Monday, June 8, 2015

The Friend of Broken People

Now when He had spoken, a Pharisee asked Him to have lunch with him; and He went in, and reclined at the table. (Luke 11:37 NASB)

Jesus and the Pharisees sparred constantly. The Pharisees had reduced faith to a series of rules so stringent no one could follow them. They had reduced repentance to a monetary exchange of payoffs and reduced forgiveness to a marketplace transaction. Experts in Mosaic law, they were, for the most part, steadily leading their fellow Jews away from a relationship with God. 

If any group was an outright enemy of Christ, it was the Pharisees. They were the ones that would eventually push for His arrest, His trial, and His crucifixion. At this point in Jesus' ministry, the conflict between Him and the Pharisees was beginning to escalate. Then, a surprising thing happened. 

Jesus had been speaking to a crowd about prayer, casting out demons, and the Sign of Jonah. A Pharisee was among the people gathered that day. After Jesus finished speaking, the Pharisee approached Him and invited Him to eat lunch. In my mind's eye, I can see Jesus smile, nod His head, and tell the man, "Sure, I'd be glad to have lunch with you." That may not be how it happened, but Jesus agreed to the man's invitation.

He did not call the Pharisee names. He did not condemn the Pharisee for his sin. He did not publicly shame the Pharisee. He did not attempt to abolish all Pharisees. 

What Jesus did instead was to love the Pharisee. He spent time with the Pharisee. He honored the Pharisee by His presence. He was kind to the Pharisee, but His kindness did not extend to agreeing with his sin. When the Pharisees and his friends questioned Jesus, He spoke truth, but He spoke it with love. It is important to note that Jesus spoke the hard truth after He had spent time with the Pharisee and shared a meal together. (The Pharisees were angered by the truth but that's a topic for a different day.)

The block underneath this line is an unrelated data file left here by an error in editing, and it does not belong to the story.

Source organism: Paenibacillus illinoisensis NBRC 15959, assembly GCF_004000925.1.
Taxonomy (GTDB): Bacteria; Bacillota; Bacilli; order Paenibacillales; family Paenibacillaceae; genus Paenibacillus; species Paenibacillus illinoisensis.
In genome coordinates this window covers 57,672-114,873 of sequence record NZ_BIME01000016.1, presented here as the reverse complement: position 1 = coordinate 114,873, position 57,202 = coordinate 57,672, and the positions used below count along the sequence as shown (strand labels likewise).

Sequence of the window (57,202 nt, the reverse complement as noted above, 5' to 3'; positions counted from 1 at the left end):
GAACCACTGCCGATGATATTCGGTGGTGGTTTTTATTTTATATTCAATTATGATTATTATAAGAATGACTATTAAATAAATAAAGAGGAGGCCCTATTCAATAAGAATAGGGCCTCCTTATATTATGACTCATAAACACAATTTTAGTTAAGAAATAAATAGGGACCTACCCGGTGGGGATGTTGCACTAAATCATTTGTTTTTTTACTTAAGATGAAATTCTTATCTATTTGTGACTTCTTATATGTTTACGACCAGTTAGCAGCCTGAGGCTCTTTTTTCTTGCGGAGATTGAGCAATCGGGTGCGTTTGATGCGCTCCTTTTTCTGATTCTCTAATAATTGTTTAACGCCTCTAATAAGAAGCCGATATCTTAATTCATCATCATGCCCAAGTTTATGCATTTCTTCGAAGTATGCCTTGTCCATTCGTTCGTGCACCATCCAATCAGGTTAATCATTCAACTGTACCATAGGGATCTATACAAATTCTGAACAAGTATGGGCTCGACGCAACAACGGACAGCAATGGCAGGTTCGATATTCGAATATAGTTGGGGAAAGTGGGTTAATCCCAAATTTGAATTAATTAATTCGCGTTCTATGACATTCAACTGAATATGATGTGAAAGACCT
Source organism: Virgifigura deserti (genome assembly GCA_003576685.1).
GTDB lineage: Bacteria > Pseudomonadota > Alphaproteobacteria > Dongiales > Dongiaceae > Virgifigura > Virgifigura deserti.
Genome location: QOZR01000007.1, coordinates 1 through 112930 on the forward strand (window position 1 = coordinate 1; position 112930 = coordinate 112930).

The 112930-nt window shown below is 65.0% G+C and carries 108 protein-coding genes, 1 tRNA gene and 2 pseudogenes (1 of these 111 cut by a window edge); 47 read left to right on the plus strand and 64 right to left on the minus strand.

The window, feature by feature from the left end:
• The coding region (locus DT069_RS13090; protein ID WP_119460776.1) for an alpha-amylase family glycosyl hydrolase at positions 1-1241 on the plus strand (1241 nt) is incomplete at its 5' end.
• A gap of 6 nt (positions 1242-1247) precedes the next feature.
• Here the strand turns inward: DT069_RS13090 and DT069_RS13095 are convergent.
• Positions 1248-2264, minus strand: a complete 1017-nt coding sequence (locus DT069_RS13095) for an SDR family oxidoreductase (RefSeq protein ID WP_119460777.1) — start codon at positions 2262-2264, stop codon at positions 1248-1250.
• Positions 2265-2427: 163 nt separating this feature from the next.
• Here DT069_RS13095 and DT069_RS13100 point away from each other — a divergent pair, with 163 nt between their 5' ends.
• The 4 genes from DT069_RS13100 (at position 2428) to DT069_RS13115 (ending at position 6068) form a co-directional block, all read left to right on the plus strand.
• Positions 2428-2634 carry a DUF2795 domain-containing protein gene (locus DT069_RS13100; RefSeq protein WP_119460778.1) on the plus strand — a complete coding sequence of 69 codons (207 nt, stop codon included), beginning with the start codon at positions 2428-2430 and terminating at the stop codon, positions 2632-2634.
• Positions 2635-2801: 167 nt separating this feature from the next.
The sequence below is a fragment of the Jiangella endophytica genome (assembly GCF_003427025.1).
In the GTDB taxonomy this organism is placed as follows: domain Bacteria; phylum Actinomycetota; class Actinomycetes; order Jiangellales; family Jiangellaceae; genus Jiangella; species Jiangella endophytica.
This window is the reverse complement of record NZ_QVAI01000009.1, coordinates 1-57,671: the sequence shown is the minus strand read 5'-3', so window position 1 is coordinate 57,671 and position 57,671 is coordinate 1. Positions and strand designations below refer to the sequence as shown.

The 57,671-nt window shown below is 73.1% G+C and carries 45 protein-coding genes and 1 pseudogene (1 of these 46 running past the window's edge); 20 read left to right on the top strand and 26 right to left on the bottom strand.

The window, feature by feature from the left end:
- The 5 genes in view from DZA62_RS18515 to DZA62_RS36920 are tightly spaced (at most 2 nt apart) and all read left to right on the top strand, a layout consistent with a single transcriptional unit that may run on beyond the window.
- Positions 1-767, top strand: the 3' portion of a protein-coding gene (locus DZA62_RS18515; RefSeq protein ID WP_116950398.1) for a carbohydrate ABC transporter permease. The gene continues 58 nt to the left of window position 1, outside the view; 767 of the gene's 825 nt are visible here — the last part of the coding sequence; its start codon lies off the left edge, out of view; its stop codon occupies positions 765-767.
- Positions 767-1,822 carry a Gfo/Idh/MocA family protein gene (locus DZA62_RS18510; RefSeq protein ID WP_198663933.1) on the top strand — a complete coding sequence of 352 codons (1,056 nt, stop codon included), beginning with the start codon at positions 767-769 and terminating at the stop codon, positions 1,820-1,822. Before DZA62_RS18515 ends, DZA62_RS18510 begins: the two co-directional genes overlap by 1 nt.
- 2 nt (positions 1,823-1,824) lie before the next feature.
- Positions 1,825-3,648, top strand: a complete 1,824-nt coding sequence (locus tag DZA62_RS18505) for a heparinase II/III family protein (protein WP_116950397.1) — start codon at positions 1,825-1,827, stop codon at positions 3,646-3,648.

This particular Pharisee may not have embraced Christ's teachings and may not have become a believer, but some of the Pharisees did. They watched Jesus love everyone, listened to His truth, and followed Him. 

When our beliefs differ from those of others around us, we must follow the example of Christ. He loved everyone, especially sinners. His greatest condemnation was not for lost people but for people who claimed to be "God's people" yet were far from Him.

Jesus' life was filled with broken people looking for a way to be made whole, and mine  should be, too. If my life is not inhabited by broken people who see something whole in me, I need to ask myself why not. 

How do we respond to people who disagree with us? To people considered "sinners" by the religious establishment? With whom do we spend our time?

If we are to be like Jesus, we need to love the lost and broken as much as He does. It's the best way to bring them to the One who can make them whole. 

We love, because He first loved us. If someone says, "I love God," and hates his brother, he is a liar; for the one who does not love his brother whom he has seen, cannot love God whom he has not seen. And this commandment we have from Him, that the one who loves God should love his brother also. (1 John 4:19-21 NASB)